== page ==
How to Find Credible Complementary Alternative Medicine Heart Health Resources | ACHS

    Written by: Ashley Ehmig /
    Feb 7, 2018 4:09:18 PM

    How to Find Credible Complementary Alternative Medicine Heart Health Resources

    How to Find Credible Complementary Alternative Medicine Heart Health Resources

    Did you know February is American Heart Month? What better way to raise awareness on this important topic than to share a post on how to find credible complementary alternative medicine (CAM) heart health resources. There are many resources out there on the World Wide Web, some credible, others … not so much. How can you be certain a resource is one you can trust?

    I talked about this in my previous post, "How to Find Credible Complementary Alternative Medicine Cancer Resources." One method I especially like to evaluate the credibility of a source is the CRAAP Method. This method includes a list of guided questions to help you evaluate the information you have found on the web[1].

    In addition to the CRAAP method questions, here are some additional questions to ask yourself regarding the credibility of a source:

    1. What is the top-level domain in the site’s domain name? Most top-level domains are credible. For example, government sites (.gov) and educational sites (.edu).
    2. Is the site owner an authoritative organization or person? Are you familiar with the owner of the site?
    3. Is the author credible? In general, you can determine the credibility of the author by their credentials.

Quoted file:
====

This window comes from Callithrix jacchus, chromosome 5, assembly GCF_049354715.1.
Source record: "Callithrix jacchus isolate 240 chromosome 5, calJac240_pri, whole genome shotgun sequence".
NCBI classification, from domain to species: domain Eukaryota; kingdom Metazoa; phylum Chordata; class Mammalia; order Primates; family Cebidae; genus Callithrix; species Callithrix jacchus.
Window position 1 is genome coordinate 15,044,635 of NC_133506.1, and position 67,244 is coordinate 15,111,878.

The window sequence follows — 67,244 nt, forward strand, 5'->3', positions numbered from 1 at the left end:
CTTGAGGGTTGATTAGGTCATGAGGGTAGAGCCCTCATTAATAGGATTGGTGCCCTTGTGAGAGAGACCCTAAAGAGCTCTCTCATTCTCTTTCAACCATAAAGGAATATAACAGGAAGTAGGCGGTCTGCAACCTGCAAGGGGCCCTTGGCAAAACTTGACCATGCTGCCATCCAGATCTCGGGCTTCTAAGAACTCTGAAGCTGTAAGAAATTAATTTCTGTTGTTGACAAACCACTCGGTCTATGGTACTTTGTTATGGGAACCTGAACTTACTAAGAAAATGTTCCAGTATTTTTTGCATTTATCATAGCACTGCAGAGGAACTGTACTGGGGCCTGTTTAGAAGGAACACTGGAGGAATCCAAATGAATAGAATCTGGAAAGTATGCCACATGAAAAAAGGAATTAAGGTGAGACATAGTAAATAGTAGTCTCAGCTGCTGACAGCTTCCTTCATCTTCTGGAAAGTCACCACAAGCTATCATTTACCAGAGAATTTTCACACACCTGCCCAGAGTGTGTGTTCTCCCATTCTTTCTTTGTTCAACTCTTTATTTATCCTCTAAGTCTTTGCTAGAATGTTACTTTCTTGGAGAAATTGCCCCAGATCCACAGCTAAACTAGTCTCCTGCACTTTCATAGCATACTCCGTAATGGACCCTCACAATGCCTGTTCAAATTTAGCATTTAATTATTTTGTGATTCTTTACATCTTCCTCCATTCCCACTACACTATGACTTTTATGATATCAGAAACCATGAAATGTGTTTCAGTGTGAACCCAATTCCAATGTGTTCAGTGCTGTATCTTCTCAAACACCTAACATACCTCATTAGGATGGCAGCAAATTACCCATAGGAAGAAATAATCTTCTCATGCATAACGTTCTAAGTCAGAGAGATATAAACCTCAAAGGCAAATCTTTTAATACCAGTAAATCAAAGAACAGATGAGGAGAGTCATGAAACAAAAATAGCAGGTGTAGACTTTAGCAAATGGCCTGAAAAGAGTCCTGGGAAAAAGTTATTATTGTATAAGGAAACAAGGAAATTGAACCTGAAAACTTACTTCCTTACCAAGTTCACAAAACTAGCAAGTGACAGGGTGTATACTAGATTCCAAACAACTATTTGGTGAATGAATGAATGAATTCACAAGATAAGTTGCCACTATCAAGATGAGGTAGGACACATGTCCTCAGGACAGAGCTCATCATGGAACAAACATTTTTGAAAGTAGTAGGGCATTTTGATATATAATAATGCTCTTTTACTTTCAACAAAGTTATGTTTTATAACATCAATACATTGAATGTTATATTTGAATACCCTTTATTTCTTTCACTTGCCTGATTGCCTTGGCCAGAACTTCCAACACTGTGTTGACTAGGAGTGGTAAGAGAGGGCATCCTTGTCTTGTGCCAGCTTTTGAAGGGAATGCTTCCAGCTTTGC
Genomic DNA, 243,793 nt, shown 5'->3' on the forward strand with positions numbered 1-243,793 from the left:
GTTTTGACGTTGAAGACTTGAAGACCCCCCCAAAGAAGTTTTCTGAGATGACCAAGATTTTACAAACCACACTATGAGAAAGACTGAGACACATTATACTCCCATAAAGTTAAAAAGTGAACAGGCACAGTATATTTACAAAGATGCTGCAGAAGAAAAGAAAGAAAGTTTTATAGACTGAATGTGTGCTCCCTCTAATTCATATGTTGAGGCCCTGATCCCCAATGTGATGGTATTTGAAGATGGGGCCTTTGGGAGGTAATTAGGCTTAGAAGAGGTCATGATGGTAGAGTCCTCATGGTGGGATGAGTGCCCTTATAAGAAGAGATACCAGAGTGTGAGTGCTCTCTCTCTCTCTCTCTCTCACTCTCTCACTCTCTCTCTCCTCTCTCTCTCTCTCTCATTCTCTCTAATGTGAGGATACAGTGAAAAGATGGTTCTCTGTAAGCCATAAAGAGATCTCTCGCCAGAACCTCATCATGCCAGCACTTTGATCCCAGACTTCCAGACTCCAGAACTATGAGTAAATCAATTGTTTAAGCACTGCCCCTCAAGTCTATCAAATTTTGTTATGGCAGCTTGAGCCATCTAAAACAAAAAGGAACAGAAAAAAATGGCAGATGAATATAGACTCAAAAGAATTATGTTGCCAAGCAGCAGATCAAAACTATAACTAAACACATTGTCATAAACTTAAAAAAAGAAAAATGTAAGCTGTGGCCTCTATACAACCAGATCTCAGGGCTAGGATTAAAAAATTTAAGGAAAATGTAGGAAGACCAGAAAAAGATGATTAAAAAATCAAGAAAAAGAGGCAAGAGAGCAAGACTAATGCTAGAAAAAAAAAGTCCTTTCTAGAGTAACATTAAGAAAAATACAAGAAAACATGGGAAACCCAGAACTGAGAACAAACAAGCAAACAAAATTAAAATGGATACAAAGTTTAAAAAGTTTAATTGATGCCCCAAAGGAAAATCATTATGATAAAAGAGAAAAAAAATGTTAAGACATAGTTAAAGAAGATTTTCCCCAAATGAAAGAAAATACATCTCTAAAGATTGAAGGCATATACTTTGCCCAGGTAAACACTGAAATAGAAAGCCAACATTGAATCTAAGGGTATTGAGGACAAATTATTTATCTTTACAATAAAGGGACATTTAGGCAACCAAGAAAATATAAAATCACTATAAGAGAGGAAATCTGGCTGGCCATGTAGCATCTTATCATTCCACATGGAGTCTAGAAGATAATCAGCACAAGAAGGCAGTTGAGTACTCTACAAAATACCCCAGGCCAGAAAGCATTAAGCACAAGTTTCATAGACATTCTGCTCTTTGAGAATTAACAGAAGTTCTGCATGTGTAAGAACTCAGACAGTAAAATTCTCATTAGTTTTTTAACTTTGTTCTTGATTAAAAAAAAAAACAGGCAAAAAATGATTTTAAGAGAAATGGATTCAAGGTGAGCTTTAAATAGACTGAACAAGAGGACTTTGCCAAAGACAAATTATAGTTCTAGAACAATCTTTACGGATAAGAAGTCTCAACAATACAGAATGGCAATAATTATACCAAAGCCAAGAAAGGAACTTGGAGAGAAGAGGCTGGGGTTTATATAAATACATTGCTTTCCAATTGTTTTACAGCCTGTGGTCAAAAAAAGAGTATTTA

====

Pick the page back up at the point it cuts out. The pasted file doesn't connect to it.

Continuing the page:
4. What is the rationale or bias for the site? A biased site is not a good site for research. Is the site clearly “taking a side”? Do there seem to be large omissions of information or is the content largely personal opinion?[2]

    Below, I have included some examples of credible CAM resources that delve into heart health and hopefully will help with your personal or professional research:

    1. Nutrition.gov – Heart Health

    A USDA-sponsored website, Nutrition.gov offers credible information and services as a gateway to reliable information on eating healthy and nutrition. The content of this website is gathered by Registered Dietitians at the National Agricultural Library (NAL). The Heart Health section of Nutrition.gov provides links to informational sites on heart health including information on eating healthy, lowering blood pressure, and high blood cholesterol[3].

    2. National Center for Complementary and Integrative Health (NCCIH) – Cardiovascular Disease

    The National Center for Complementary and Integrative Health (NCCIH) is one of the leading agencies for scientific research on complementary alternative medicine[4]. NCCIH is one of the more popular sources recommended within my blogs, due to the nature of its content. For example, it provides a vast amount of CAM resources on health-related topics, including cardiovascular disease. The page specific to cardiovascular disease has resources for consumers and health professionals.

    3. CAM on PubMed – Heart Health